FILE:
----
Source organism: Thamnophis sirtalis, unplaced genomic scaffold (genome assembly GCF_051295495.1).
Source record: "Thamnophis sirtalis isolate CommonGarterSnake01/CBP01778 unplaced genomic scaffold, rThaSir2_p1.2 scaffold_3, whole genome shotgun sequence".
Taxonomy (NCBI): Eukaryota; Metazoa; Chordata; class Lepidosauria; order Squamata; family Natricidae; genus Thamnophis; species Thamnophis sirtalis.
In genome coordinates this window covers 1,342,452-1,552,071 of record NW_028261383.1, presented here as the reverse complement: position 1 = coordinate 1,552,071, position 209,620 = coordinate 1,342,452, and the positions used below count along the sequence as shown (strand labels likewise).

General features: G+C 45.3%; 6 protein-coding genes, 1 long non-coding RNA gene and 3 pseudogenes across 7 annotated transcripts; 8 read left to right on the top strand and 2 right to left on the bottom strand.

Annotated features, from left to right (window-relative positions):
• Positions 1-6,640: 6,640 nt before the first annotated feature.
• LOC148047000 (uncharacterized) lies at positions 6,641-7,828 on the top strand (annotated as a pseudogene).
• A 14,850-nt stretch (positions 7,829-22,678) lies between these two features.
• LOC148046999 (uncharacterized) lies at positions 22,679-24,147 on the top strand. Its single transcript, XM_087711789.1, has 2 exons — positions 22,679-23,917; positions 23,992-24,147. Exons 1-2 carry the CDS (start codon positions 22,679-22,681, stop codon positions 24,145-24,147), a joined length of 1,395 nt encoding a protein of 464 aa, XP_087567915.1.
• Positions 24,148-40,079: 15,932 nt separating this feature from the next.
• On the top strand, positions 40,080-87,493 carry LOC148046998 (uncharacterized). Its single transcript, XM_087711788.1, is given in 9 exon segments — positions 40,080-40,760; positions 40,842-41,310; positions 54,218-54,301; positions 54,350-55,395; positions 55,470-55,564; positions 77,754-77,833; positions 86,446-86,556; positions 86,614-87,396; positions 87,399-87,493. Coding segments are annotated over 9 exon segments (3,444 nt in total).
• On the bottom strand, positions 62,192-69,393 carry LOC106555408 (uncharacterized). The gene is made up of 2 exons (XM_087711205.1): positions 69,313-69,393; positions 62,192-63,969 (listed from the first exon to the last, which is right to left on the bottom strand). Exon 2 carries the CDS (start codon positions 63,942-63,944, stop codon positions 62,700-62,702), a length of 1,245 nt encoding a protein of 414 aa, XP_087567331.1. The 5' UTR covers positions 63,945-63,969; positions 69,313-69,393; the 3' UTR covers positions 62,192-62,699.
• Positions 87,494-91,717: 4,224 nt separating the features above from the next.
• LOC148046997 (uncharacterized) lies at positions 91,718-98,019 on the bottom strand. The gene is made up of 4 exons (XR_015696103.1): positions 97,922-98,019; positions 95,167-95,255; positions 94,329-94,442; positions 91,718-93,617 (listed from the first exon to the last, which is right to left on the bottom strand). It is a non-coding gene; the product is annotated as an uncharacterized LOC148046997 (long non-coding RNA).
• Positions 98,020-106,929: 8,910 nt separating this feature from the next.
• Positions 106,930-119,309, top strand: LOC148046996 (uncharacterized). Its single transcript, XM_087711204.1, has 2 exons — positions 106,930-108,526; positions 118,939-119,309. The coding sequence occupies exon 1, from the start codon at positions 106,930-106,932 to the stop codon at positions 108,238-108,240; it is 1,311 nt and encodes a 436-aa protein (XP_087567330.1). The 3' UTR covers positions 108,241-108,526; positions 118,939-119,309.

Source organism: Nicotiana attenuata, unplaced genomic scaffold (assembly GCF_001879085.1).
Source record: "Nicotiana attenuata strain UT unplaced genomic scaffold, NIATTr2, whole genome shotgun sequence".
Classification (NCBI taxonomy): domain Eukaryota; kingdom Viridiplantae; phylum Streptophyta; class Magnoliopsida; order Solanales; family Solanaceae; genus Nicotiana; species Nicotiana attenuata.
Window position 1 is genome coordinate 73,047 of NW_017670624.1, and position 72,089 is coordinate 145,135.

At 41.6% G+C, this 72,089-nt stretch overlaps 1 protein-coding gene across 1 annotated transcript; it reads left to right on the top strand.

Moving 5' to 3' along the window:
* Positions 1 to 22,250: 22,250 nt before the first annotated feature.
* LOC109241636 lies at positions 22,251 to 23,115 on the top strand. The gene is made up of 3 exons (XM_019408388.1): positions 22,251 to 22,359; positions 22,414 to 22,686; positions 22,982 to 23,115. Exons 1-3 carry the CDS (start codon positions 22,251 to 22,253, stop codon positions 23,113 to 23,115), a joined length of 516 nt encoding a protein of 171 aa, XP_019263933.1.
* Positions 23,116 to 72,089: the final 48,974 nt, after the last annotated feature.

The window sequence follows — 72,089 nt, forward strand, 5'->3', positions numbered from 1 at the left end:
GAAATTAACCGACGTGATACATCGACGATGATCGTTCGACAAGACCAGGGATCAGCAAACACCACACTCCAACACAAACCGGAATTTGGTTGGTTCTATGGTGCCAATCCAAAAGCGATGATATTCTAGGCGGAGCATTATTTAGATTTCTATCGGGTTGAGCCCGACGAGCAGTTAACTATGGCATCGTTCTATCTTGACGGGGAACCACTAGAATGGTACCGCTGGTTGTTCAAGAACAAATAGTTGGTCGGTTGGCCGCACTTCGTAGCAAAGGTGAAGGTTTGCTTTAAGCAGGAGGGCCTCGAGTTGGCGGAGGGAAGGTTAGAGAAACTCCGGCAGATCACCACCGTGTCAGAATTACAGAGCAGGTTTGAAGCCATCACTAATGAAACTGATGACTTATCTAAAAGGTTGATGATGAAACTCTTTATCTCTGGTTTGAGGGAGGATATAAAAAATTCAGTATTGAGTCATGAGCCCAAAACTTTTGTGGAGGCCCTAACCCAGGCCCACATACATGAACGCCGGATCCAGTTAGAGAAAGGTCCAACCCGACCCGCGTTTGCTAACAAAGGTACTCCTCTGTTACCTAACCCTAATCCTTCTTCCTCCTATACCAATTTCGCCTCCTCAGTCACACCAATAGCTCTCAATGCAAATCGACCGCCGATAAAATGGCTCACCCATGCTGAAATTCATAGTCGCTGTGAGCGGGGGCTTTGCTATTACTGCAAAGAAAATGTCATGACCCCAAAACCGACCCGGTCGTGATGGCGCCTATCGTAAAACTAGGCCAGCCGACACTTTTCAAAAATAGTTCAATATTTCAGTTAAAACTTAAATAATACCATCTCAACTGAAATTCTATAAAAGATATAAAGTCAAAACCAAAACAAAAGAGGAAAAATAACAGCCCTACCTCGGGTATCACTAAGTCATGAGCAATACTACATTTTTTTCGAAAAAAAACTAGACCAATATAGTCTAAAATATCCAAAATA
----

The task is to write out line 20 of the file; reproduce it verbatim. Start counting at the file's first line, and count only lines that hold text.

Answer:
Classification (NCBI taxonomy): domain Eukaryota; kingdom Viridiplantae; phylum Streptophyta; class Magnoliopsida; order Solanales; family Solanaceae; genus Nicotiana; species Nicotiana attenuata.